Using the lesson below: Design four questions from Bloom's Thinking Taxonomy to assess your student's learning. Align your questions with at least four different levels of Bloom's Taxonomy. A...
Using the lesson below: Design four questions from Bloom's Thinking Taxonomy to assess your student's learning. Align your questions with at least four different levels of Bloom's Taxonomy.
A lesson that evaluates students' "detective skills", and would be suitable to use as a segueway into a lesson on evolution. Connections can be made to argumentative writing, public speaking, critical thinking and data analysis. This lesson is intended for 9th graders; at this level, students should be able to evaluate scientific data, relate it to a hypothesis, and formulate a thesis statement/argument that supports or rejects the hypothesis.
This particular lesson is a great one to explore different aspects of Bloom's taxonomy in an assessment. In developing different types of assessments based on the taxonomical structure, the profound implications of learning become evident.
Knowledge- In terms of representing the domain of knowledge, it becomes essential to frame questions that demand students to recall different aspects of the experiment. The answers to these experiments should be verifiable, and reflective of knowledge based experience in the lab. For example, "Identify the instrument used in your collection of beans and recall how effective it was in obtaining beans in the bowl by stating how many beans were in the bowl and how many you were able to retrieve using your instrument." This type of question is direct and asks the student to recall specific information from the lab.
Comprehension- In using Bloom's understanding of comprehension, the questions are designed to have students develop multiple frames of reference in understanding content. For example, "Summarize the reactions and observations that your lab partners had in their experiences with obtaining beans from the bowl with the particular instrument assigned to your group." This type of question prompts the student to interpret the lab experiment from other frames of reference and cognitively understand it from their own and other points of view.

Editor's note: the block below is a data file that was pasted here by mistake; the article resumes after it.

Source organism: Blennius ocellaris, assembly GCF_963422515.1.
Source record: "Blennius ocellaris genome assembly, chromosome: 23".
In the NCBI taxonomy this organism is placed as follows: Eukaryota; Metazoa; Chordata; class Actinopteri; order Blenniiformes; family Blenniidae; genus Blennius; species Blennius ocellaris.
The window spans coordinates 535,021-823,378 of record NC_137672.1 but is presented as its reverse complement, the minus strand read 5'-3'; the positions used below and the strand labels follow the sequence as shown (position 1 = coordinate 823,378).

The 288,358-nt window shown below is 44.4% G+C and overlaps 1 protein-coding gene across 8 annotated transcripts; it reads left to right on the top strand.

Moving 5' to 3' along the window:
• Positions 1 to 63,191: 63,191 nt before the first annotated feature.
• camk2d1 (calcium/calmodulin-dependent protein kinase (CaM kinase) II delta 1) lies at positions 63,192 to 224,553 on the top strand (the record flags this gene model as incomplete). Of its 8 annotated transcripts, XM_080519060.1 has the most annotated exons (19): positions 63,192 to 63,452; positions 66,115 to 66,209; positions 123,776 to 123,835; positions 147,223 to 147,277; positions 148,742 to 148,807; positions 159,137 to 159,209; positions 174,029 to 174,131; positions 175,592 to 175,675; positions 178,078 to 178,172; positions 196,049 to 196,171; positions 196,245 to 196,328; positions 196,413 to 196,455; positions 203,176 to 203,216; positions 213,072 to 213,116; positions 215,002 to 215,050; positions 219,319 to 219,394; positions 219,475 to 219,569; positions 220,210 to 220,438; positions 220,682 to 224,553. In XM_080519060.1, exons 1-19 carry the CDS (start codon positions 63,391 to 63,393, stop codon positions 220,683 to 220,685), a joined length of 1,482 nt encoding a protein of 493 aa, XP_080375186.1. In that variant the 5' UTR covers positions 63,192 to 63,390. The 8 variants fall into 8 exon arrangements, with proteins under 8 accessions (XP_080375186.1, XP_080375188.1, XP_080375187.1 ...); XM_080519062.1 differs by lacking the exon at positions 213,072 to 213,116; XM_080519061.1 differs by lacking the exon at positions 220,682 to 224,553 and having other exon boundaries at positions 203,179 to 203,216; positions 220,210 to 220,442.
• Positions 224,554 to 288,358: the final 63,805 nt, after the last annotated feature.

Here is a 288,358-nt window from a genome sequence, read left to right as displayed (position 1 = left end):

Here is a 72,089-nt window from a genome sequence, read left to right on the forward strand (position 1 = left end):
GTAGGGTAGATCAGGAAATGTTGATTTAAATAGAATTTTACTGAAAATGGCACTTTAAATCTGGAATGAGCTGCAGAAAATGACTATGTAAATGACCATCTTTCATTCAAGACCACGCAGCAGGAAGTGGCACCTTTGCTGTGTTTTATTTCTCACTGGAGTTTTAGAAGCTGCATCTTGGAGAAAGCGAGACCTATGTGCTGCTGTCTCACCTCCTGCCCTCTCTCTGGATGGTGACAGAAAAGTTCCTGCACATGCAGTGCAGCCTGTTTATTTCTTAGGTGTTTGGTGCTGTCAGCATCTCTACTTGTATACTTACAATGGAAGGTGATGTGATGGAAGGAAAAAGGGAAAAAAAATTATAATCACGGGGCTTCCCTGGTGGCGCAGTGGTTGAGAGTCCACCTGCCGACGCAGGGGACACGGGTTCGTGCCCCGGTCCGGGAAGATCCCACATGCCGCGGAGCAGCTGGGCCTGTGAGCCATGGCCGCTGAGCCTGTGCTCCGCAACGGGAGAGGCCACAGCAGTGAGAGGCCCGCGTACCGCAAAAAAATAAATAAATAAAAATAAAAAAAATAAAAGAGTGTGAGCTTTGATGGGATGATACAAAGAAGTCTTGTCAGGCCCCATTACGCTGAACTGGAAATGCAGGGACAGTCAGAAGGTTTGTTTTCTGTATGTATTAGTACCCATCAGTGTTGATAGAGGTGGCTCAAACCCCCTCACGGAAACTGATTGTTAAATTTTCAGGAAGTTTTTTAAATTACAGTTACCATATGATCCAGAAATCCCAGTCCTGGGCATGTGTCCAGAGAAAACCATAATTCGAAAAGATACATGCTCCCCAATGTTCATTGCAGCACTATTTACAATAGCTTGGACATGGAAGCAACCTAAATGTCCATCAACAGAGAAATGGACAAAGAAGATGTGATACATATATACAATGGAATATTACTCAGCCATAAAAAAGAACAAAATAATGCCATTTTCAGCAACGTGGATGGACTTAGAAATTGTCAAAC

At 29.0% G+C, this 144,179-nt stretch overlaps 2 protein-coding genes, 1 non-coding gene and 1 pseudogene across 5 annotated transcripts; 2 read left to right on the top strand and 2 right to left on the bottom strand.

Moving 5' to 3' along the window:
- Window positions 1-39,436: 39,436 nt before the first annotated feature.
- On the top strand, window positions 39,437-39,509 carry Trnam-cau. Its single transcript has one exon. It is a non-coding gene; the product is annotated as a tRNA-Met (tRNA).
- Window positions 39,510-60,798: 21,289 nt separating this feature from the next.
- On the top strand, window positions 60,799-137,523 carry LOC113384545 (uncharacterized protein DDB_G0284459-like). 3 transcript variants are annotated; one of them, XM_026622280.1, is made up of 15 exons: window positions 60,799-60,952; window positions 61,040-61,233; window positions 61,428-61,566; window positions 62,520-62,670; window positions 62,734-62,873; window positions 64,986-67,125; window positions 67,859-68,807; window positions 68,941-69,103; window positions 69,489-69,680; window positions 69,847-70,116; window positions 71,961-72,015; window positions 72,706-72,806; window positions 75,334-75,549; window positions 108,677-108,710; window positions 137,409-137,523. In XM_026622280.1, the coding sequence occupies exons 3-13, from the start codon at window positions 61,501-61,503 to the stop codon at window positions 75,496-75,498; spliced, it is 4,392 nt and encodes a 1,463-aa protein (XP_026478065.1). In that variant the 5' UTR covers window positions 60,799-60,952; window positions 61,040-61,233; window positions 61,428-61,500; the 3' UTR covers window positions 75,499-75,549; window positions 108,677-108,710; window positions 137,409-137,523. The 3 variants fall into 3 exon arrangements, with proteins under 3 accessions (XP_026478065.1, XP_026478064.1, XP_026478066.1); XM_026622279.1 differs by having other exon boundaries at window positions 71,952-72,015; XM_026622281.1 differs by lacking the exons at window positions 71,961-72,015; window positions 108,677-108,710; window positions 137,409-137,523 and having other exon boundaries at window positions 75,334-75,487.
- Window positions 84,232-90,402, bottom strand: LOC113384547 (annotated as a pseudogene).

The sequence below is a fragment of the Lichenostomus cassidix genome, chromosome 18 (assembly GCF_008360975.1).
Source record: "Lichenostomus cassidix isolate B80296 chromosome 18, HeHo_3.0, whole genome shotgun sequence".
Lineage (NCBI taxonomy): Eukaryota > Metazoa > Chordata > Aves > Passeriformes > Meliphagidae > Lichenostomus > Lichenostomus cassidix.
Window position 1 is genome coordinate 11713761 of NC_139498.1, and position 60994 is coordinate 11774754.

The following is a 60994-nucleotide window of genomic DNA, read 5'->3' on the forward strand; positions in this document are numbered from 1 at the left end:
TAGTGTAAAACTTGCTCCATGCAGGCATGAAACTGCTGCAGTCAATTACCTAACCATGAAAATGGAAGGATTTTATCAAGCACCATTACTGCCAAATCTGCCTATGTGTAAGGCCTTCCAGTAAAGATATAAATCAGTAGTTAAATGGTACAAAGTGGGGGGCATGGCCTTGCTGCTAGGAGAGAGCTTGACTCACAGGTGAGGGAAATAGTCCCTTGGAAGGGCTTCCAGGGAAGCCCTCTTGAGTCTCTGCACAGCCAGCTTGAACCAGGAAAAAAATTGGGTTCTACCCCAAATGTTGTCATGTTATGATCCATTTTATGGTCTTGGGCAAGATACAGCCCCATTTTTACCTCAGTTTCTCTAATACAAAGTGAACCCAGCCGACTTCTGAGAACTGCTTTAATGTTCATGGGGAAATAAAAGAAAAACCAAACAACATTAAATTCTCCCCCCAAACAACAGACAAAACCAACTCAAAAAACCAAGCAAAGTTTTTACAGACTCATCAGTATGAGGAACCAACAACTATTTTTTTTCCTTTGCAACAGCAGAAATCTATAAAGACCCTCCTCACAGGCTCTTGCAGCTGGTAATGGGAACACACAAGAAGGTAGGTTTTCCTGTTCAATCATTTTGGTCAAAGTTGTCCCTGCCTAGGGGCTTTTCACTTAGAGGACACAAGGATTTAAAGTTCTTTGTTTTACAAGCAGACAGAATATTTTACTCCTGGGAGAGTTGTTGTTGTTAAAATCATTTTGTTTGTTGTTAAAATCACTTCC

Synthesis- When moving into the synthesis realm, the student is asked to envision patterns or connections between their experience and others elements related to it. Given the experiment's connection to natural selection, a task could be for students to "Compile a list of 10 similarities between this experiment and the state of nature for the survival of organisms." Students make the pivot towards looking for a pattern or a sense of connection between classroom experience and larger content themes.
Evaluation- Finally, notice how these questions are different from those posed in the mode of evaluation: "In a speech, assess the veracity of the following statement: "All groups had the same chance for success in the experiment. Your speech should be persuasive in both its point of view and addressing potential flaws in its opposing viewpoint." This type of evaluative question forces the student to take a position and form a specific judgment related to multiple frames of reference. It also demands that a student analyze both sides of an issue in their speeches, which can be delivered to the class in order to generate further discussion.
These four questions can assess student work in the lab from different vantage points of understanding. It creates a differentiated view of content knowledge and ensures that students are being challenged through intellectual rigor.